In letterpress printing, you take letters, sculpted from brass and cast into little lead statues, and assemble them one by one into a line of text. You fill in the lines with spacing – also made of lead – until you have a solid block of type. You then secure this block inside a metal frame and place the whole thing on a printing press. The shapes of the letters, like the tops of mountains, are the highest points of the block. The printing press applies the ink to the letters, and then the paper, transferring the image of the letter to the paper.
This is how ideas were spread, minds delighted and incensed, revolutions proclaimed and peace enshrined for over 500 years, from its invention in the 15th century until the middle of the 20th. The joy of letterpress is not only that it invokes the greatness of history and civilisation, but that it does so by being so simple, ordinary, mechanical an activity. Assembling type is repetitive, almost tedious, as you pick, look, and place the letter in a tray called a composing stick, often discovering that it is the wrong letter (p’s look like q’s when setting type and it is important to mind them). If you finish setting and only then discover the wrong letter, or worse that you’ve left out an entire word, you have to surgically pull the whole thing apart and start over.
And the drudgery doesn’t end there. After all, if your block of type was perfectly flat, your paper perfectly smooth, your ink perfectly consistent, your rollers even, and every one of a hundred other conditions were just right, your output would be faultless. But in letterpress, as in life, none of these things are ever perfect.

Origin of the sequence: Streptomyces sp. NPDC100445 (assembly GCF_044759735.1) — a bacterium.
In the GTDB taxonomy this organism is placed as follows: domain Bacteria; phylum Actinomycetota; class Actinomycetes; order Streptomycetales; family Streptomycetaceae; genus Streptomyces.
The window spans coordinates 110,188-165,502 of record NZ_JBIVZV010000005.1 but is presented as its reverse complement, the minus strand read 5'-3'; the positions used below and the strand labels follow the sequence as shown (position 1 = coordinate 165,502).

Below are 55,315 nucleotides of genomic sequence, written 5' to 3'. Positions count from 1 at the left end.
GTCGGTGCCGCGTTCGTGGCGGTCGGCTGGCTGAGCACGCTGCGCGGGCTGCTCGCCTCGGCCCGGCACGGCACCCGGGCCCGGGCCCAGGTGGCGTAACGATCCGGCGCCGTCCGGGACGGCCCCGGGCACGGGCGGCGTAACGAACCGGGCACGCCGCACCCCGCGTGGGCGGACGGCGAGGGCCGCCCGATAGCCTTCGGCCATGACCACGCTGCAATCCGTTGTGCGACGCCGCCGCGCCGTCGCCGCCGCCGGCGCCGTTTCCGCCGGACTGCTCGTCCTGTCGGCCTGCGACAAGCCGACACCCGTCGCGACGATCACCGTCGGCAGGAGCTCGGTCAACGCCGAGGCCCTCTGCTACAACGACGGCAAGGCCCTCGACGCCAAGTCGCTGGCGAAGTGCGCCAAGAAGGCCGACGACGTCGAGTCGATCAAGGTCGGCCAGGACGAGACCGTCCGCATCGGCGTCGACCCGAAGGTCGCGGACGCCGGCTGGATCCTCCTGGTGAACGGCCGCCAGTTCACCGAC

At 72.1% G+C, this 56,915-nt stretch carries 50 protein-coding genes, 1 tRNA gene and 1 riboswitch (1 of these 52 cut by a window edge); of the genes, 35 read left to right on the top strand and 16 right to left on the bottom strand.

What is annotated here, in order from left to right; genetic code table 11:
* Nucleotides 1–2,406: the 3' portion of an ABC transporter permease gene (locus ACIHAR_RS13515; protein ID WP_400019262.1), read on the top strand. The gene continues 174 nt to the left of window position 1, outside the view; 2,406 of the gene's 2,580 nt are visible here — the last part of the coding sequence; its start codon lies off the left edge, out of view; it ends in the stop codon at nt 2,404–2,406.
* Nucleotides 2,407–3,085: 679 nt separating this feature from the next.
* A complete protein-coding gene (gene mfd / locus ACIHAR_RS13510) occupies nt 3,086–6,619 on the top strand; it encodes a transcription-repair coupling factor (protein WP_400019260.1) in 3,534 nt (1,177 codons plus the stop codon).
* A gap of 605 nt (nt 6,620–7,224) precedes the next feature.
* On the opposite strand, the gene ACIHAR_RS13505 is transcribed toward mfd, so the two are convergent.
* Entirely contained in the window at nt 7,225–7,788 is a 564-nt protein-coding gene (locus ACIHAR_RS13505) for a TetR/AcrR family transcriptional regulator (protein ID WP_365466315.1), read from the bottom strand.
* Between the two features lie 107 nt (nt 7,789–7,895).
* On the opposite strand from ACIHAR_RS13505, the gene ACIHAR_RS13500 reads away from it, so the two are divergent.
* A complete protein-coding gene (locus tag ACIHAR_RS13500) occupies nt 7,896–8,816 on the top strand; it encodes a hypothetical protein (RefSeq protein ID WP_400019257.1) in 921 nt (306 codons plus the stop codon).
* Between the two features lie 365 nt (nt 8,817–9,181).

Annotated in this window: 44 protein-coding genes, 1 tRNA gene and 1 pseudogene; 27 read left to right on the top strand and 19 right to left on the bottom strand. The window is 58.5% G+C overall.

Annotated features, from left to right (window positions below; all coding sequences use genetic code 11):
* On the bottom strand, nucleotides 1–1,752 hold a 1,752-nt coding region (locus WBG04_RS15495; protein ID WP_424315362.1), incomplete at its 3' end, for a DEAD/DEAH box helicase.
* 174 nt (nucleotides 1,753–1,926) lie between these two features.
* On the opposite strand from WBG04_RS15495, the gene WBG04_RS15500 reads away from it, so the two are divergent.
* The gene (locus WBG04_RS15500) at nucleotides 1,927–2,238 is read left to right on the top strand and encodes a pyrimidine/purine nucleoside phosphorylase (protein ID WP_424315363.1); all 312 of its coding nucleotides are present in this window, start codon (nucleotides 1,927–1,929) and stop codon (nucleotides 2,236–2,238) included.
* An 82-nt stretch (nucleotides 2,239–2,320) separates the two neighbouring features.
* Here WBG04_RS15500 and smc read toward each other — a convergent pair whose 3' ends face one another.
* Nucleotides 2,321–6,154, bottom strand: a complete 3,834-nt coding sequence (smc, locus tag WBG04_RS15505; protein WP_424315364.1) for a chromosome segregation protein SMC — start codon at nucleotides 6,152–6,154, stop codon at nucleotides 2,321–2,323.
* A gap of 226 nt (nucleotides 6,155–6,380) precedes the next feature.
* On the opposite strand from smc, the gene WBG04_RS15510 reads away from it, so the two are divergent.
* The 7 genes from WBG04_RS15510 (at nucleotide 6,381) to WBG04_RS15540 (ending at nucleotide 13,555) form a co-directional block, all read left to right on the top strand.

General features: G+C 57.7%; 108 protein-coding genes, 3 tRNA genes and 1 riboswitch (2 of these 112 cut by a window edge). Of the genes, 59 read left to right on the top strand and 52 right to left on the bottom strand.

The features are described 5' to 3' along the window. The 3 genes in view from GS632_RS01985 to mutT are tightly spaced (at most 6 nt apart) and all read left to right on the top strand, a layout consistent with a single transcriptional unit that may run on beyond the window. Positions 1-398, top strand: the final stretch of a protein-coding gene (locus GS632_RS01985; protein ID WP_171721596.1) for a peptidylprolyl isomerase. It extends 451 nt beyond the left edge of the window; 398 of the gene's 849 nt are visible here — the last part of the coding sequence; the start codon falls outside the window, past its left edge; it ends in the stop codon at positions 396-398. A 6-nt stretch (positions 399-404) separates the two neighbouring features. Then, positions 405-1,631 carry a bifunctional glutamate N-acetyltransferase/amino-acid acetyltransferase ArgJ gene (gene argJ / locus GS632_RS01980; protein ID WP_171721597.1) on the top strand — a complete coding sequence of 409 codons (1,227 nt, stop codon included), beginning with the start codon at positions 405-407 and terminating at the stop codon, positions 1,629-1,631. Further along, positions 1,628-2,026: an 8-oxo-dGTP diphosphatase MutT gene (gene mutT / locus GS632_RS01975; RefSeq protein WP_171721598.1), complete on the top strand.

And that’s where the skill, the art, and the mystery of it begins to emerge – in your own mind as well as in your hand and eye. You prepare, you test, you discover what’s wrong, you make corrections, you try again to compensate for faults that are largely intangible and undetectable except in their effect on the output – the printed page. You might even be the problem. You’re running the rollers too fast, you’re applying too much ink when really the problem is you haven’t set the rollers high enough.
But eventually you and your machines make peace with one another and you begin to act as one. And out of this union a thing of beauty is born. Letters, whose shapes resonate back to the hands of medieval scribes and Roman columns, on paper as sensual as a bed sheet, with ink as black as coal. And beyond the physical beauty are the words and pictures and what they convey, from simple poems to texts both sacred and profane.
It is all these things – the pain and the delight of them that makes letterpress printing a glory, and why so many printers today have these words (written by Beatrice Warde in 1932) on their wall:
THIS IS A PRINTING OFFICE
CROSSROADS OF CIVILISATION
REFUGE OF ALL THE ARTS
AGAINST THE RAVAGES OF TIME
ARMOURY OF FEARLESS TRUTH
AGAINST WHISPERING RUMOUR
INCESSANT TRUMPET OF TRADE
FROM THIS PLACE WORDS MAY FLY ABROAD
NOT TO PERISH ON WAVES OF SOUND
NOT TO VARY WITH THE WRITER’S HAND
BUT FIXED IN TIME HAVING BEEN VERIFIED IN PROOF
FRIEND YOU STAND ON SACRED GROUND
First published in Make Believe: A Journal About Craft And Creativity